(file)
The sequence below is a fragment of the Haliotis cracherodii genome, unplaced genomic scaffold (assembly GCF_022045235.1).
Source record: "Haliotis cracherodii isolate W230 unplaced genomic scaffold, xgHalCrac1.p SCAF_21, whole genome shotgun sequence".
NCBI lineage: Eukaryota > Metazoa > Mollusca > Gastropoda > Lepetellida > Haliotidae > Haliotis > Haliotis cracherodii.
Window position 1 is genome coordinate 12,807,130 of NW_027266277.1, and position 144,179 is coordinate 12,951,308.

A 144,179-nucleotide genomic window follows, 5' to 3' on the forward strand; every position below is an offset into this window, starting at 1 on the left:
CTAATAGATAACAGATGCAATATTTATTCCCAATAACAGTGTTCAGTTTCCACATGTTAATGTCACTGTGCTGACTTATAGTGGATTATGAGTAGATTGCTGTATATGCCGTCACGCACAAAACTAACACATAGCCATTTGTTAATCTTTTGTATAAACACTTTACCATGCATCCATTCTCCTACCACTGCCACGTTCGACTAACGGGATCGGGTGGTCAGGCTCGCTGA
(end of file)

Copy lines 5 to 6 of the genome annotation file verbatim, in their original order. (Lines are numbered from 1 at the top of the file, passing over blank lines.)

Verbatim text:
A 144,179-nucleotide genomic window follows, 5' to 3' on the forward strand; every position below is an offset into this window, starting at 1 on the left:
CTAATAGATAACAGATGCAATATTTATTCCCAATAACAGTGTTCAGTTTCCACATGTTAATGTCACTGTGCTGACTTATAGTGGATTATGAGTAGATTGCTGTATATGCCGTCACGCACAAAACTAACACATAGCCATTTGTTAATCTTTTGTATAAACACTTTACCATGCATCCATTCTCCTACCACTGCCACGTTCGACTAACGGGATCGGGTGGTCAGGCTCGCTGA